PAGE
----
GPS and iPads...

Discussion in 'iPad' started by inhaliburton, Apr 24, 2012.

  1. inhaliburton macrumors newbie

    Apr 10, 2012
    I have the iPad 3 with 4g and am new to this, so very newbie question.

    Does the iPad have a GPS receiver, or chip, similar to a dedicated GPS device?

    Mine works properly only when tethered to my Galaxy S.

    Is there a GPS program, say from Garmin, that will allow this? Reason I ask is, when tethered, my "data" is being used up.

    Thank you,

  2. Menneisyys2 macrumors 603

    Jun 7, 2011
    It has, as it's a 4G model.
  3. poloponies Suspended

    May 3, 2010
    The chip is only half the equation. Unless you have an app loaded on your iPad that contains maps of your current area, there's no way to visualize where you are. That's why your GPS only seems to "work properly" when tethered, because the tethering allows it access map data in real time. You can buy any number of map sets ranging from a couple of dollars to $50, $60 or more.

    This is a free map set (just maps, not directions), not very elegant but it gets the job done:
  4. inhaliburton thread starter macrumors newbie

    Apr 10, 2012
    Thank you very much! In a sentence you have cleared up something I have been pondering for 2 years! This subject has likely been dealt with many time, but I have not been able to find an answer to my specific query.

    I'll try the one you have suggested.

    Are there others that can be recommended that behave like a "real" GPS?

    I don't mind paying for a program that would work well.

    I've been using Google Maps, which is okay, but I find that I often overshoot the correct turn, or and headed in the wrong direction. Audio would help...

    Regards, Paul.
  5. iphone1105 macrumors 68020


    Oct 8, 2009
    I'd suggest try NAVIGON, it's done wonders for me. Plus it's a universal app, if you ever get an iPhone no need to pay twice for it. It allows you to download only the maps you need to your device for offline use and it's just a great app IMO.
  6. takeshi74 macrumors 601

    Feb 9, 2011
    Navigon, Tom Tom, CoPilot etc. You might want to refer to some of the existing GPS threads for more suggestions on nav apps with locally stored map data.

    Sometimes being too specific will keep you from finding what you're looking for. The above info applies to any GPS device. All the GPS receiver does is determine latitude, longitude, altitude and time. Everything else comes from the app/map data.
  7. big samm macrumors 65816

    big samm

    Oct 27, 2008
    I also suggest navigon, a universal app in case you have a iPhone.
  8. Blorzoga macrumors 68030


    May 21, 2010
    Try NAVFREE. As the name implies, it is free and you can choose what maps to download, as they take up alot of space. There used to be an app called NDrive, which I believe was the predecessor to NAVFREE that downloaded the entire US, but it was pulled from the AppStore and in some cases deleted from devices (I still have it). It works well, and because it doesn't need a data connection, you won't have issues with the map not updating if you're in an area of poor coverage. The downside is that there may be new roads that are not on the downloaded maps.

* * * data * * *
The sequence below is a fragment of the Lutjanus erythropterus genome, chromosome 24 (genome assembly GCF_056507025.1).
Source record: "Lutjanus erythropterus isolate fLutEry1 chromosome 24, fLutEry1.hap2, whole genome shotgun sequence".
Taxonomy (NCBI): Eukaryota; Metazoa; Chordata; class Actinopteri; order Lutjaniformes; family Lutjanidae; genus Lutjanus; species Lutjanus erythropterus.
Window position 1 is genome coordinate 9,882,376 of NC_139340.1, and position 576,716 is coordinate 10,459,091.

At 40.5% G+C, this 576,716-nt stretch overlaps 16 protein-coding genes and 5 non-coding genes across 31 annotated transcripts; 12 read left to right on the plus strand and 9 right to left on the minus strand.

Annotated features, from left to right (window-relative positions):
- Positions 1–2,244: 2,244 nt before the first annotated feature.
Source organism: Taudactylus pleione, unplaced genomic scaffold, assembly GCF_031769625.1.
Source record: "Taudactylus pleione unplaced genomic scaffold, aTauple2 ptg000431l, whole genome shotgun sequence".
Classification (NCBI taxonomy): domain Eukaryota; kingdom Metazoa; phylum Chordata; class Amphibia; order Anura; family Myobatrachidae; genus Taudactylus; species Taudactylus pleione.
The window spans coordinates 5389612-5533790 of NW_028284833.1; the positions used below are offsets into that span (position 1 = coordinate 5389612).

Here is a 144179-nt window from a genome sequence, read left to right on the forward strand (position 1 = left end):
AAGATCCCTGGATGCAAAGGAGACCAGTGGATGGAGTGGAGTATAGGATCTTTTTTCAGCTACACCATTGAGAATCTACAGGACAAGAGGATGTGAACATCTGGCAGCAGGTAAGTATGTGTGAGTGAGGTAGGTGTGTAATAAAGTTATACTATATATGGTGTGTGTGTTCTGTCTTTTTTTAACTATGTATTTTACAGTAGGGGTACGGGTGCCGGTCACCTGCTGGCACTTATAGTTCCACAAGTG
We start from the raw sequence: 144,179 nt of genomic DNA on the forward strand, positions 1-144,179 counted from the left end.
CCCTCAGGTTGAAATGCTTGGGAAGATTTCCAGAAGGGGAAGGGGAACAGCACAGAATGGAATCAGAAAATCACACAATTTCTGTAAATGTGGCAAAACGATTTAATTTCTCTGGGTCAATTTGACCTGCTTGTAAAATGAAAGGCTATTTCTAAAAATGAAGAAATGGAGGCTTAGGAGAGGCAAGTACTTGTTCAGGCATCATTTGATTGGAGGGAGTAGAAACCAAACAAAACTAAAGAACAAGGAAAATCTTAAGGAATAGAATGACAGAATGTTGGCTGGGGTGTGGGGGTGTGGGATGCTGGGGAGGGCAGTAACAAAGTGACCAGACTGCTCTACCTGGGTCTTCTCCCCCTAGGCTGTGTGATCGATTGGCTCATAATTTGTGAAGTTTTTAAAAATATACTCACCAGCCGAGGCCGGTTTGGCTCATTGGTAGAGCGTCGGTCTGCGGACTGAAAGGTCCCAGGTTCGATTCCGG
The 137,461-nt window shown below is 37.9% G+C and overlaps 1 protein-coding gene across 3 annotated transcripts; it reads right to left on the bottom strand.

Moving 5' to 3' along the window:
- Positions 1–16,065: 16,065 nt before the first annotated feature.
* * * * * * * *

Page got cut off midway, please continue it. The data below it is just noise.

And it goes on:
9. avaloncourt macrumors 65816

    Oct 18, 2007
    I agree with the Navigon choice. Over time I've purchased Navigon, TomTom and MotionX Drive. That's a lot of $ on their early pricing.

    TomTom was a massive disappointment. It couldn't provide sane directions to save its life.

    MotionX Drive requires a data connection. Yes, you can save route maps ahead of time but forget changing routes or searching or you'll need a data connection again.

    I originally got Navigon because I had a hardware GPS of their and I liked their approach to navigation. I wasn't thrilled when they pulled out of the North American GPS market but the app did a nice job. It used to require that you download the entire map set (about 1GB) to use it. Now it allows you to pick regions. It has improved over time and is the best I've used thus far.

    On the down-side, I specifically chose a Navigon GPS last over Garmin because I didn't like Garmin's business practices of putting a dozen GPS units out at a time and offering various features across different units with basically the same hardware. Then they don't provide firmware updates for the units even when issues exist in the operating system. They basically chuck out a GPS and then abandon it moving on to the next dozen releases. (I've had two Garmin units that weren't worth a damn at all but they promised to fix it with firmware updates. They didn't.) I've had 6 Garmins over about 9 years and I got tired of it. Now, after using Navigon last month, I see Garmin has bought Navigon out. :( So, based on Garmin's track record, I expect to see a half dozen mediocre apps with various functionality that expire and need to buy a new app.
  10. inhaliburton thread starter macrumors newbie

    Apr 10, 2012
    All very good info for myself and others too, I'm sure. Thank you.

    I should also mention that I live in Ontario, Canada, and have a Garmin GPSMAP 60CSx that has been sitting in a drawer for the past 5 years or so. I also purchased a bunch of topo maps at that time, too. I stopped using the Garmin as a GPS device in the car because of the small screen and it was a pain programming.

    Maybe it's time to resurrect the thing and possibly use it in conjunction with the iPad? Is that possible?

    Regards, Paul.
  11. Dkorda macrumors 6502

    Mar 7, 2012
    Navigon works great on my iPad 3 4G... If you need gps, make sure the cell radio is flipped on.. Even if you don't have a iPad plan.

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